Several Muslim countries expressed their outrage to India after derogatory remarks about Islam and Muhammad made by leading members of the ruling Hindu nationalist partyprompting accusations of blasphemy in Arab countries and a backlash that New Delhi was trying to contain.
At least five Arab countries have lodged formal protests against India, with both Pakistan and Afghanistan reacting vehemently to the protests on Monday. Statements by two senior spokesmen for Prime Minister Narendra Modi’s Bharatiya Janata Party. Discontent has grown on social media and in some countries calls circulated for a boycott of Arab products.
The controversial remarks follow a surge in violence against India’s Muslim minority by Hindu nationalists, encouraged by Modi’s habitual silence on such attacks since he was first elected in 2014.
For years, Indian Muslims have faced attacks linked to their food, clothing or interfaith marriages. Activist groups such as Human Rights Watch and Amnesty International have warned that such attacks could escalate.
Rights groups have also accused Modi’s party of ignoring and sometimes facilitating anti-Muslim hate speechwho are 14% of the country’s 1.4 billion people but still numerous enough to be the second largest Muslim population in a country in the world.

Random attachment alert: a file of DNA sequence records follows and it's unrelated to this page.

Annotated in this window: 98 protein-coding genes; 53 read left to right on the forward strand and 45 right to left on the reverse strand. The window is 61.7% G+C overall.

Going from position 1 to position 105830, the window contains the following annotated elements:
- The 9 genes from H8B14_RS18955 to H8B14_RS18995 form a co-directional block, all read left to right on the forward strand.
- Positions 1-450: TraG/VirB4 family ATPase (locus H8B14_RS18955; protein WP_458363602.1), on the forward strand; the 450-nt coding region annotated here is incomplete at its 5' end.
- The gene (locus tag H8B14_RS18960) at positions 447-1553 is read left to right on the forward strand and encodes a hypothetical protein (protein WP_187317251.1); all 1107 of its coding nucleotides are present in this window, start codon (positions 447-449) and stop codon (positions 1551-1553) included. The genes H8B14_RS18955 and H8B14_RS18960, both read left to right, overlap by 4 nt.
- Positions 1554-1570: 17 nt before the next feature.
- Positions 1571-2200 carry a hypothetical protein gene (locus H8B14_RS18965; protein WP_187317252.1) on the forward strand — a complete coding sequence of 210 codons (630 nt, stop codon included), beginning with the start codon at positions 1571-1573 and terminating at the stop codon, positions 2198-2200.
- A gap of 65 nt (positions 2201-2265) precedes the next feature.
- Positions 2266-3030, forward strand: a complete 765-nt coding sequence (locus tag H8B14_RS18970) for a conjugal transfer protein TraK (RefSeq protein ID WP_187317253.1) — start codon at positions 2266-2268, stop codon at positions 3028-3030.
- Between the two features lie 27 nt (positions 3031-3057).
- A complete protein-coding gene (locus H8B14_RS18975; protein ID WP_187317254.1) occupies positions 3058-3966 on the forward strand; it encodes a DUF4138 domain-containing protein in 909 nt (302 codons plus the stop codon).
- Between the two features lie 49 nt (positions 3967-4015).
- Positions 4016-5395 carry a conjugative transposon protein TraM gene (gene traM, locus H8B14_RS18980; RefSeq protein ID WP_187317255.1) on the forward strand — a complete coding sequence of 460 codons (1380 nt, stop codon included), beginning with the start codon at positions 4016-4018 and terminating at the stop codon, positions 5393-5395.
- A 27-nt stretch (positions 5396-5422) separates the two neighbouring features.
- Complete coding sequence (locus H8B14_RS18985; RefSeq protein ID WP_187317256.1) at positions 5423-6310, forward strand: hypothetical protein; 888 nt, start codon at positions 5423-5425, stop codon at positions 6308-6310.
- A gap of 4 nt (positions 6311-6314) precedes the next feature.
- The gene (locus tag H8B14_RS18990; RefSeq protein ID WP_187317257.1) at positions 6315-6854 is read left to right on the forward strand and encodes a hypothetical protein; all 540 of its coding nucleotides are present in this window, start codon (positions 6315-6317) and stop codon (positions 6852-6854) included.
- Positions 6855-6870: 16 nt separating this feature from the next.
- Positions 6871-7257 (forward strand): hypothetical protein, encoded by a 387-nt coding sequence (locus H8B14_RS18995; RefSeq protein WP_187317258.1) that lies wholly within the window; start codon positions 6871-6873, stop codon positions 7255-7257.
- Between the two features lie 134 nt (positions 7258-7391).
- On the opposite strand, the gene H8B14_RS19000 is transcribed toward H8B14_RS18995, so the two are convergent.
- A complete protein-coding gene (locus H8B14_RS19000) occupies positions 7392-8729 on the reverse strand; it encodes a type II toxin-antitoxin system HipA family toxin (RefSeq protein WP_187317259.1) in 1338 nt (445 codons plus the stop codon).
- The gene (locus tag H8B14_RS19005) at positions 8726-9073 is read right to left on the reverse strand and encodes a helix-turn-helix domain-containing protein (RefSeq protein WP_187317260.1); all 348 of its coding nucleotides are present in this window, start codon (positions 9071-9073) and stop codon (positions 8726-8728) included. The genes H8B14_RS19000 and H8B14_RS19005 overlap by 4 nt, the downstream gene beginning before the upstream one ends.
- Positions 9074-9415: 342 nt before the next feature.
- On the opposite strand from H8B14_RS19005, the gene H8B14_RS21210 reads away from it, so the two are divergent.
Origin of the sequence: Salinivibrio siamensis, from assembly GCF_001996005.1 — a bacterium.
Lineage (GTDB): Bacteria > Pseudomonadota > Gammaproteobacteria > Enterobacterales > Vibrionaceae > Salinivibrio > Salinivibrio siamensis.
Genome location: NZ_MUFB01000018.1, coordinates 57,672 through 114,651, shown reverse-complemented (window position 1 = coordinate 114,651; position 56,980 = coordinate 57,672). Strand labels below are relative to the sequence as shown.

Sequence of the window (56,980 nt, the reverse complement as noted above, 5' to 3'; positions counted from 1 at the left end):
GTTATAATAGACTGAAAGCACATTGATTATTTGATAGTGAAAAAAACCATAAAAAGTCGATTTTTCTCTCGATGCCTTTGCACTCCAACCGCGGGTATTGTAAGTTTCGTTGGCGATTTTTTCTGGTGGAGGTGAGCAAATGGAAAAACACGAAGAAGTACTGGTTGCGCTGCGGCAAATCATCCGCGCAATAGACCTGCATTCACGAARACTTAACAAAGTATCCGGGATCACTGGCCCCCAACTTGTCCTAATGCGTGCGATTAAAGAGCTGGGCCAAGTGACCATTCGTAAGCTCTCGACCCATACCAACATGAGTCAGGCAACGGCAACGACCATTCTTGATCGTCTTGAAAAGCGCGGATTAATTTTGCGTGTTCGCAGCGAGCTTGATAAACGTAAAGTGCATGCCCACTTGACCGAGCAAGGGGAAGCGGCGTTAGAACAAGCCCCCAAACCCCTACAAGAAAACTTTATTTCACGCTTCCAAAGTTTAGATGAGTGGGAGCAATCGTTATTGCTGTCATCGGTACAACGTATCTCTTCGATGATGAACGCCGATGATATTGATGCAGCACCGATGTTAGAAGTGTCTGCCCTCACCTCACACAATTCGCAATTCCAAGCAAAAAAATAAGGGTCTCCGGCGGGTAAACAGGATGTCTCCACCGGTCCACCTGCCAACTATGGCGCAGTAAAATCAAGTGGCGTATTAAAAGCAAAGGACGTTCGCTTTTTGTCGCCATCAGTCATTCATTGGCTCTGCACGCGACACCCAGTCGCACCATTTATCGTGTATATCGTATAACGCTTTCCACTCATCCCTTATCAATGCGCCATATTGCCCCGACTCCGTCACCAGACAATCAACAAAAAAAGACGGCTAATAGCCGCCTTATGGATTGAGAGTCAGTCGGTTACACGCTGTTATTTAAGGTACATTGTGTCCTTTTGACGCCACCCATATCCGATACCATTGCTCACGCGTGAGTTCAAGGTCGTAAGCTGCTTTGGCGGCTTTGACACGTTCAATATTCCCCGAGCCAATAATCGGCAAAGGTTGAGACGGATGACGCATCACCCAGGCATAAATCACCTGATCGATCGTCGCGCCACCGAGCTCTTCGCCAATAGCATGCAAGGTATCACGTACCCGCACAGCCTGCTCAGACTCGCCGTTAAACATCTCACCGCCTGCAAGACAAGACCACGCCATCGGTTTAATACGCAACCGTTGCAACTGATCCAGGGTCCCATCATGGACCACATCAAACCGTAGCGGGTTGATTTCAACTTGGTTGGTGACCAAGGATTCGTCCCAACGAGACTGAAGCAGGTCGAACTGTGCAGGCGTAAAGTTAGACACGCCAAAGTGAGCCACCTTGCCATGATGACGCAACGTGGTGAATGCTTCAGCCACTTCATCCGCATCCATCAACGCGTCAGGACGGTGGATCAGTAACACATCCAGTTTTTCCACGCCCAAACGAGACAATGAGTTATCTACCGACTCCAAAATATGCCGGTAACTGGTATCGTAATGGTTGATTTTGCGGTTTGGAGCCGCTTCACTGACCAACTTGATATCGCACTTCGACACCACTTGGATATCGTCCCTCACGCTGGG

Modi’s party denies the accusations, but Muslims in India say attacks on them and their religion have become constant.
“The offensive tweets and demeaning comments against a religious personality were made by certain individuals. They do not reflect, in any way, the views of the Government of India. Relevant agencies have already cracked down on these people.”the Indian Foreign Ministry spokesman, Arindam Bagchi, reported in a statement on Monday.
Discontent has been mounting since last week, when the two spokesmen, Nupur Sharma and Naveen Jindal, made speculative comments interpreted as an insult to the Prophet Muhammad and his wife Aisha.
Modi’s party took no disciplinary action until Sunday, when Qatar and Kuwait summoned their ambassadors to India in protest and began the diplomatic outcry. Modi’s party suspended Sharma and expelled Jindal with a rare statement condemning insulting any religious figure, a move welcomed by Qatar and Kuwait.
Saudi Arabia and Iran later voiced their grievances to India, and the Jeddah-based Organization of Islamic Cooperation (OIC) said the remarks came against a “context of growing hatred and abuses against India.” Islam in India and systematic practices against Muslims”.
New Delhi has so far made no comment on the protests by Islamic nations, but India’s foreign minister called the OIC’s statements “undeserved” and “narrow-minded.” The Indian embassies in Qatar and Doha released a statement on Sunday alleging that the views expressed did not correspond with those of the Indian government and noted that firm action had already been taken against the authors of the pejorative comments.
(with information from AP and EFE)
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